In response to the situation described in the story below by BOB STUART, firstname.lastname@example.org, from the News Virginian, local chicken advocates have organized.
“What happened tonight is a special protectionism to the industry that the citizen then has to be dependent on the industry and can’t extricate ourselves in liberty to be self-reliant,” Salatin said. “I would suggest that people do it anyway. They’re not going to take us all to jail. I would encourage civil disobedience. I think it worked well for Henry David Thoreau and I think we’re in a day where we need to practice some civil disobedience.”
So in response to help out Augusta friends, the Shenandoah Valley Poultry and Garden Club is offering to let any August resident that would like to “Chicken sit” to keep 4 hens. It they get busted they can honestly say that they don’t own the chickens and the flock-ette isn’t living there—just visiting. The Rockbridge Feather Fanciers will relocate the flock—no problems. This information comes from Pat Foreman, author of City Chicks, testifying before the board.
VERONA — Augusta County Supervisors rejected an ordinance Wednesday that would have allowed the keeping of backyard chickens in rural residential and single family residential districts.
Supervisors voted 5-2 against the ordinance with only Supervisors Marshall Pattie and Tracy Pyles supporting it. Supervisors who opposed the ordinance expressed concerns about the threat of disease to commercial poultry operations. Augusta County is a major poultry producer, and many of its farmers supply commercial poultry companies.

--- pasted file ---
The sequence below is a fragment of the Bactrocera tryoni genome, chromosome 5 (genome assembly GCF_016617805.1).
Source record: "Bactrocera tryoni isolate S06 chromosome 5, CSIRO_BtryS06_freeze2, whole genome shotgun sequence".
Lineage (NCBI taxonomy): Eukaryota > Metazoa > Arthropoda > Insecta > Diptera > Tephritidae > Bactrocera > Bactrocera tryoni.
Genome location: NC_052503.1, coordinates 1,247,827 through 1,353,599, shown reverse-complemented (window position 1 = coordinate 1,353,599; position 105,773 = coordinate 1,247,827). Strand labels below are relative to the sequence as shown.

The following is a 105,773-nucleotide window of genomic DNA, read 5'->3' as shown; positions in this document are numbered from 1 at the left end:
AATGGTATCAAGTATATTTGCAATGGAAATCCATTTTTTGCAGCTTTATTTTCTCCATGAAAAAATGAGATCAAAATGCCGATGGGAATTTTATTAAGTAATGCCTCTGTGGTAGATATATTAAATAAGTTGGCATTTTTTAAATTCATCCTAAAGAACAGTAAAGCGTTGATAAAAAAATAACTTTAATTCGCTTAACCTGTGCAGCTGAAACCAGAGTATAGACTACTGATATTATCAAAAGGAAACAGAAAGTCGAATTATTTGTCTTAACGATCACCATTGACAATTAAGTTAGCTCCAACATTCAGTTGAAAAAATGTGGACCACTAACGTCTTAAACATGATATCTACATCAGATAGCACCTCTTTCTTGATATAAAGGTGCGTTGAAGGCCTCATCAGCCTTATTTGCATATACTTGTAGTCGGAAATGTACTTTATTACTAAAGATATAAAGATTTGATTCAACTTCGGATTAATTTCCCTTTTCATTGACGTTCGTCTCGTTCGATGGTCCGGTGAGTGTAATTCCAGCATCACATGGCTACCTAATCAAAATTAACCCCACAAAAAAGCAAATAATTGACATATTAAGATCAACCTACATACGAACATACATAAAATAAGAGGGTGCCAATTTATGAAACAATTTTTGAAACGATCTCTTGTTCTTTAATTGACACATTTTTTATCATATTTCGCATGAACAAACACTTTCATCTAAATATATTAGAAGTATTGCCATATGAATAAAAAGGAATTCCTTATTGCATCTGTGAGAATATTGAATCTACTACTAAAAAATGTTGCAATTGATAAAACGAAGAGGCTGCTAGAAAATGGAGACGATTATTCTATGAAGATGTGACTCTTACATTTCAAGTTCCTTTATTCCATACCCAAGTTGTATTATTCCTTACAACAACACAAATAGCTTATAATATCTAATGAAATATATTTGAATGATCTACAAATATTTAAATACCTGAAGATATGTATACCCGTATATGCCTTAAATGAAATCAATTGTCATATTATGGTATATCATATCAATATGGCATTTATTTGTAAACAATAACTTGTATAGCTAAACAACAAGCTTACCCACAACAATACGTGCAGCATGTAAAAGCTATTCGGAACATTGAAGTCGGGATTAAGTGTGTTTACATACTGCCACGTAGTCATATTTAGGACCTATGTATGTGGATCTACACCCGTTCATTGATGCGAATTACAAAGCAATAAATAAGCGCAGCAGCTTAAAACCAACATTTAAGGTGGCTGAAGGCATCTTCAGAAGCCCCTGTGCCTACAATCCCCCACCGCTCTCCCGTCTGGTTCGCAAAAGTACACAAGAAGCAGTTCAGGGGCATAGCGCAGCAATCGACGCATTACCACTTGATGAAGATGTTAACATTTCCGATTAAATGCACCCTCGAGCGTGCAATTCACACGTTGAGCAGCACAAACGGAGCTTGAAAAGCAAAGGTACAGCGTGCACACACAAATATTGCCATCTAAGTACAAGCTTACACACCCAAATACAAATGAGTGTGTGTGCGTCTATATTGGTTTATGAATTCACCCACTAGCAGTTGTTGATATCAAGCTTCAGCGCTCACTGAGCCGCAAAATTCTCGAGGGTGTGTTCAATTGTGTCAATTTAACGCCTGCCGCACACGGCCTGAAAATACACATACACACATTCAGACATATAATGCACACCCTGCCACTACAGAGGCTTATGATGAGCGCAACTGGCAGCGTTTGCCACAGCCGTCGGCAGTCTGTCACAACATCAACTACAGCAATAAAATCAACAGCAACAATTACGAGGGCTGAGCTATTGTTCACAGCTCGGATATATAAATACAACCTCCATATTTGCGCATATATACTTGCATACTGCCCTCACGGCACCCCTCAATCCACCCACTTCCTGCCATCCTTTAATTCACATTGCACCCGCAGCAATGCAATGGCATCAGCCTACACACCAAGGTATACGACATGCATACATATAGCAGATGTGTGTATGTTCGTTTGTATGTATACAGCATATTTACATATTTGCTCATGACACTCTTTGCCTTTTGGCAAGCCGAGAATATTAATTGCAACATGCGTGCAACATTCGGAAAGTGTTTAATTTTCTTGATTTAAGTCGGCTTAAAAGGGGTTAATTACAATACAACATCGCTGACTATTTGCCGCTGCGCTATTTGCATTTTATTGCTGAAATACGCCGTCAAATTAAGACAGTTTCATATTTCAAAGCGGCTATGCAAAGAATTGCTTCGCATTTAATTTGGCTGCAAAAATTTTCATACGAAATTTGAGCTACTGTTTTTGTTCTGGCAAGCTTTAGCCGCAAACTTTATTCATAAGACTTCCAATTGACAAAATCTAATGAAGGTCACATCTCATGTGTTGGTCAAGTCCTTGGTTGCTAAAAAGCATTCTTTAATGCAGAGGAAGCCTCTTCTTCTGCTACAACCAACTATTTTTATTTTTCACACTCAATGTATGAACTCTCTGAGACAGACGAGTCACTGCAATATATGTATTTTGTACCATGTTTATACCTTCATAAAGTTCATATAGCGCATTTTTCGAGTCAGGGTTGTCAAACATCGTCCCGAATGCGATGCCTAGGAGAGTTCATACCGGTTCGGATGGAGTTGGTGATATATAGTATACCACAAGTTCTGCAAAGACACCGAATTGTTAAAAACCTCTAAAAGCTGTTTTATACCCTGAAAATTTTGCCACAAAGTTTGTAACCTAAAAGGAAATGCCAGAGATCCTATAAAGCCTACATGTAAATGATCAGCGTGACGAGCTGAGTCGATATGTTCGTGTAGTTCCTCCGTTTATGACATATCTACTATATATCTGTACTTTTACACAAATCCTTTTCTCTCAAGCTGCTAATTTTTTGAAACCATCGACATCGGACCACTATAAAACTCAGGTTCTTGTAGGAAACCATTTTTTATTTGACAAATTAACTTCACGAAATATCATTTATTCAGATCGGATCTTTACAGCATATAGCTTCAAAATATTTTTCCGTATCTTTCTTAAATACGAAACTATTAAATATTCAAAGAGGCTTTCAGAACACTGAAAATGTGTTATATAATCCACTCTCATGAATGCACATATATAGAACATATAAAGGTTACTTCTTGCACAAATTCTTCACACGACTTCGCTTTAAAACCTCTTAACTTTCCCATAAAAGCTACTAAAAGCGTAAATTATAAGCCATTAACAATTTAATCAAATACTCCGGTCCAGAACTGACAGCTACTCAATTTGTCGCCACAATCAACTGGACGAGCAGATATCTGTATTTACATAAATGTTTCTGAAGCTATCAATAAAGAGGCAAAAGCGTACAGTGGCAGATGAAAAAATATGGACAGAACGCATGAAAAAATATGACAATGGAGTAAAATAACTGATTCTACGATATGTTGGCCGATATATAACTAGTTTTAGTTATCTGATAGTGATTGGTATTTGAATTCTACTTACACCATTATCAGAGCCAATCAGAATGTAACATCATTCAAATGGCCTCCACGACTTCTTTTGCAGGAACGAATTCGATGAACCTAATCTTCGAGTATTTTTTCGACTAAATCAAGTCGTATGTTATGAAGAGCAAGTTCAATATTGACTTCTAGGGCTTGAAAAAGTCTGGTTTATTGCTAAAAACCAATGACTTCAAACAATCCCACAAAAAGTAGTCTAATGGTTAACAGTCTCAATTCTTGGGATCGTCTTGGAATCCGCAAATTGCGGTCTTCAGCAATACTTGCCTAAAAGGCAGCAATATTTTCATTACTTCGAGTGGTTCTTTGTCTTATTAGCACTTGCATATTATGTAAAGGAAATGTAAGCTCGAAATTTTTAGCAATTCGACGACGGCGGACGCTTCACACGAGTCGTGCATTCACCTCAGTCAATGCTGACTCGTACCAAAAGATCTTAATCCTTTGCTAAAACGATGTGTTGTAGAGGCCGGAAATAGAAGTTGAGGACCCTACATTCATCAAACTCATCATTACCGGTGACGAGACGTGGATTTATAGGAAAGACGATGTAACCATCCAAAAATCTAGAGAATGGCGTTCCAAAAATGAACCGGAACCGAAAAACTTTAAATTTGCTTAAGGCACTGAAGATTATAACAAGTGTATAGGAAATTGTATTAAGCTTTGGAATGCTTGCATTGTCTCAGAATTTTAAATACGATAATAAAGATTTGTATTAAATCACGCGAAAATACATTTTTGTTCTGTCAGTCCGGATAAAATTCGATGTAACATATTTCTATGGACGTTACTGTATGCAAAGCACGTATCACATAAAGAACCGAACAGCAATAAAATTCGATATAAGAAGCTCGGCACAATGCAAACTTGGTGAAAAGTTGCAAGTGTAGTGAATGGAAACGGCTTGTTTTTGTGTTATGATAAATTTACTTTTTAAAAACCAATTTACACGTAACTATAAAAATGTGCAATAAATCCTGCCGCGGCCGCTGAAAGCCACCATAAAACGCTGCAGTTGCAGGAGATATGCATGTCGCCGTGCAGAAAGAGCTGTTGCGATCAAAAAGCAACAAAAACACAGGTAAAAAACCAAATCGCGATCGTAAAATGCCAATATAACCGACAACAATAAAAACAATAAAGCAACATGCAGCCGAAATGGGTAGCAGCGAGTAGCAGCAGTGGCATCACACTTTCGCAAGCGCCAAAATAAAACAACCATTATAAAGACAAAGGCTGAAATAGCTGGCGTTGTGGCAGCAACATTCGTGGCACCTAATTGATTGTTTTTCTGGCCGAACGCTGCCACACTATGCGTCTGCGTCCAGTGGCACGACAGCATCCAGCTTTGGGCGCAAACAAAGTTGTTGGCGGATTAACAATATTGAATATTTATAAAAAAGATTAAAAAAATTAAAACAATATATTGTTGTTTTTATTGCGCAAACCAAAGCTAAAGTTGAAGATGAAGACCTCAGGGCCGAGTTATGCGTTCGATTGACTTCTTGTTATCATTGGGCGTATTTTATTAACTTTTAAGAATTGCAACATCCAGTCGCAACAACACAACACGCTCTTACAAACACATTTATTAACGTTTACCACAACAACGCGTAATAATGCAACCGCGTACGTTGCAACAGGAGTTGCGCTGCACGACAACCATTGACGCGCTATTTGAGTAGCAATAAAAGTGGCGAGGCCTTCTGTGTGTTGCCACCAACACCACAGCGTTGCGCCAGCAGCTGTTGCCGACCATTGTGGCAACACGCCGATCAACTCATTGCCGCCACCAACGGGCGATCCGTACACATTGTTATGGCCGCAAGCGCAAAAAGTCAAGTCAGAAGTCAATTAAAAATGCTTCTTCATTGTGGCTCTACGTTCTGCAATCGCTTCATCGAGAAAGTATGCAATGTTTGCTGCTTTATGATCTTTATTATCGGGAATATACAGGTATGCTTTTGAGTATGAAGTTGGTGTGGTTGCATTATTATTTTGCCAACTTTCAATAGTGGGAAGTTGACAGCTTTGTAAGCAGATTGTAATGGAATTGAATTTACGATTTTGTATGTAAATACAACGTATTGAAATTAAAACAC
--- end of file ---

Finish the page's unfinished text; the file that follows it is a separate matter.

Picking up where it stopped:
Middle River District Supervisor Larry Wills said he also was concerned about the burden of the increased chicken presence on the county’s animal control operation. “It will put a tremendous burden on animal control,” Wills said.
Wayne District Supervisor Jeff Moore said poultry is a major employer across the Shenandoah Valley. “I can’t support (the ordinance),” said Moore, who spoke of the potential impact on jobs.
Concern from most supervisors was linked to fear of the birds contracting the avian flu and potentially spreading the disease. But unless these backyard chickens came into contact with a bird from the commercial flock, there would be no way for that to take place. Additionally, after the outbreak of bird flu in Virginia during 2002, the U.S. Department of Agriculture makes an effort to monitor poultry flocks in commercial operations.
Pyles said chickens are permitted in about 95 percent of Augusta County, including areas zoned for agriculture. He said the ordinance considered Wednesday night would have offered benefits to people. “They are not as noisy as dogs,” said Pyles of chickens. He also said chickens can be a source of food, and can provide some of the same recreational benefits as gardens. “It’s a productive and useful hobby. I don’t see any downside to it,” he said.
Augusta County is one of the few municipalities in the area that doesn’t allow backyard chickens of some type in residential neighborhoods. Waynesboro has an ordinance allowing the birds, as does Charlottesville.
A parade of speakers during a 90-minute hearing on the ordinance offered support for the ordinance.
Among the speakers was Carleen Layman, a Waynesboro resident who has backyard chickens at her residence. “I want my friends in Augusta County to have them,” she said.